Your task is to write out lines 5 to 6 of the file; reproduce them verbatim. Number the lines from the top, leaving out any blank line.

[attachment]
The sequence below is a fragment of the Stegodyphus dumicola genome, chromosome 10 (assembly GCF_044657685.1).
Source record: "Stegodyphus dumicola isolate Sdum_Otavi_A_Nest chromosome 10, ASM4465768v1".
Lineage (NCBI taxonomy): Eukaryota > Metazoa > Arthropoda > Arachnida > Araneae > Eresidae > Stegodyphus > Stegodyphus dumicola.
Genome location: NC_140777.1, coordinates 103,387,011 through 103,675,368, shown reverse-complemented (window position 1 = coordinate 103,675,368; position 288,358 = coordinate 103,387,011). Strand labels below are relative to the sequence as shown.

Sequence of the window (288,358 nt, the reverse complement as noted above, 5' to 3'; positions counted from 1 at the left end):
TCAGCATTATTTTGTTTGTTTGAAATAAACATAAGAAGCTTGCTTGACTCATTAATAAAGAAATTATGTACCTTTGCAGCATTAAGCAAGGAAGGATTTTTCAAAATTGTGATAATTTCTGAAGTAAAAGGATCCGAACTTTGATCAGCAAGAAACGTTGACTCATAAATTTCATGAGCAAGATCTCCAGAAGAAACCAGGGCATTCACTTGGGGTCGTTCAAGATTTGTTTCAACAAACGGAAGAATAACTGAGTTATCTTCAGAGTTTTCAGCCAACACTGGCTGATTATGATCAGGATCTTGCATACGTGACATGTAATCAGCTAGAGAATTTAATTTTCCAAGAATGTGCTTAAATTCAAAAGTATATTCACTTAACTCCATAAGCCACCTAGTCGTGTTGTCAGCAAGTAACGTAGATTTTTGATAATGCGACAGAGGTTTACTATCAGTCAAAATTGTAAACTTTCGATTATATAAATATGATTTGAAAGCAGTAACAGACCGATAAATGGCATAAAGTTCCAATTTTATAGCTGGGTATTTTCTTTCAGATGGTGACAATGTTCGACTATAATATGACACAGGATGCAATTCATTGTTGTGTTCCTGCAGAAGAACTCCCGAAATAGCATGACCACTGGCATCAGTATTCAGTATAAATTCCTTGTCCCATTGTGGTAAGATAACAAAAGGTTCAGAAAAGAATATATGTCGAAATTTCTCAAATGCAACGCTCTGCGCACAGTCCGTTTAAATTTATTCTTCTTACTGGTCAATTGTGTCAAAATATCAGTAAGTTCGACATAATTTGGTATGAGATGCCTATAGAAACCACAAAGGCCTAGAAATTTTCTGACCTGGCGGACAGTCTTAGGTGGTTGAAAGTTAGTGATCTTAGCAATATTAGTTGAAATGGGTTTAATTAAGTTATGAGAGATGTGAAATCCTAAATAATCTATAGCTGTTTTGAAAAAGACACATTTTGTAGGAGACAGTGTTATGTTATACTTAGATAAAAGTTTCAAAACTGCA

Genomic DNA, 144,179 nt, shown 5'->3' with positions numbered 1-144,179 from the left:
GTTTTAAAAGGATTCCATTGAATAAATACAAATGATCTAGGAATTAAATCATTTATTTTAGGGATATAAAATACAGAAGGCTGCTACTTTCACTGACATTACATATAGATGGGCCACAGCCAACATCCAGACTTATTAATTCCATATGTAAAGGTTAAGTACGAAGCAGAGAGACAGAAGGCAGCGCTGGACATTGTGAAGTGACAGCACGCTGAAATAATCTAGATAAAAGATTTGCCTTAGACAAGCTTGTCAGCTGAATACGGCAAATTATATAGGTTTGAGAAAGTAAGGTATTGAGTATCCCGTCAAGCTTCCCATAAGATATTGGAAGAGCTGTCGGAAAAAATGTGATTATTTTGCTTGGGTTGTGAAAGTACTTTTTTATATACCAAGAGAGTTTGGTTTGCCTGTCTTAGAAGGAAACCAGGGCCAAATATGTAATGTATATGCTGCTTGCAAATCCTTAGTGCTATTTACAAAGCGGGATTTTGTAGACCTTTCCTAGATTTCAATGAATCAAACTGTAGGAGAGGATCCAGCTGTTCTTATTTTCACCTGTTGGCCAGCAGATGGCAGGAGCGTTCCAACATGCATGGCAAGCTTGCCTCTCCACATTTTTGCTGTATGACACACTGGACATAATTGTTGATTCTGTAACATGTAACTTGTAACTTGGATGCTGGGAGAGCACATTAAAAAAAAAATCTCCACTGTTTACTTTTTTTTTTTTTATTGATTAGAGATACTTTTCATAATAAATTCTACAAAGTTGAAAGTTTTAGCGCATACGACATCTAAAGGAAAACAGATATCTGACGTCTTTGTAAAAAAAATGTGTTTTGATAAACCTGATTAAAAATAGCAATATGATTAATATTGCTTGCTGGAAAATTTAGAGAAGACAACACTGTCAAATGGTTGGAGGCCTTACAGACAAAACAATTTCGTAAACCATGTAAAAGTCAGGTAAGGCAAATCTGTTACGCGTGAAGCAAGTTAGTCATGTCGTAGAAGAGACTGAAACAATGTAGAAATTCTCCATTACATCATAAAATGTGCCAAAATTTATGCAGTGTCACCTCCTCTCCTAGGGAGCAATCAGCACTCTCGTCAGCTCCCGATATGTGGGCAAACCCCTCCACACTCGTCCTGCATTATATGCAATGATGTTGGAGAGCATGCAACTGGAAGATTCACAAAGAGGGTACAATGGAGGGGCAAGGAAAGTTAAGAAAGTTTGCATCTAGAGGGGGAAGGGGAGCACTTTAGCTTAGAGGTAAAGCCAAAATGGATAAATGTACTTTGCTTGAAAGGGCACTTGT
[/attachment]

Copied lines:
Sequence of the window (288,358 nt, the reverse complement as noted above, 5' to 3'; positions counted from 1 at the left end):
TCAGCATTATTTTGTTTGTTTGAAATAAACATAAGAAGCTTGCTTGACTCATTAATAAAGAAATTATGTACCTTTGCAGCATTAAGCAAGGAAGGATTTTTCAAAATTGTGATAATTTCTGAAGTAAAAGGATCCGAACTTTGATCAGCAAGAAACGTTGACTCATAAATTTCATGAGCAAGATCTCCAGAAGAAACCAGGGCATTCACTTGGGGTCGTTCAAGATTTGTTTCAACAAACGGAAGAATAACTGAGTTATCTTCAGAGTTTTCAGCCAACACTGGCTGATTATGATCAGGATCTTGCATACGTGACATGTAATCAGCTAGAGAATTTAATTTTCCAAGAATGTGCTTAAATTCAAAAGTATATTCACTTAACTCCATAAGCCACCTAGTCGTGTTGTCAGCAAGTAACGTAGATTTTTGATAATGCGACAGAGGTTTACTATCAGTCAAAATTGTAAACTTTCGATTATATAAATATGATTTGAAAGCAGTAACAGACCGATAAATGGCATAAAGTTCCAATTTTATAGCTGGGTATTTTCTTTCAGATGGTGACAATGTTCGACTATAATATGACACAGGATGCAATTCATTGTTGTGTTCCTGCAGAAGAACTCCCGAAATAGCATGACCACTGGCATCAGTATTCAGTATAAATTCCTTGTCCCATTGTGGTAAGATAACAAAAGGTTCAGAAAAGAATATATGTCGAAATTTCTCAAATGCAACGCTCTGCGCACAGTCCGTTTAAATTTATTCTTCTTACTGGTCAATTGTGTCAAAATATCAGTAAGTTCGACATAATTTGGTATGAGATGCCTATAGAAACCACAAAGGCCTAGAAATTTTCTGACCTGGCGGACAGTCTTAGGTGGTTGAAAGTTAGTGATCTTAGCAATATTAGTTGAAATGGGTTTAATTAAGTTATGAGAGATGTGAAATCCTAAATAATCTATAGCTGTTTTGAAAAAGACACATTTTGTAGGAGACAGTGTTATGTTATACTTAGATAAAAGTTTCAAAACTGCA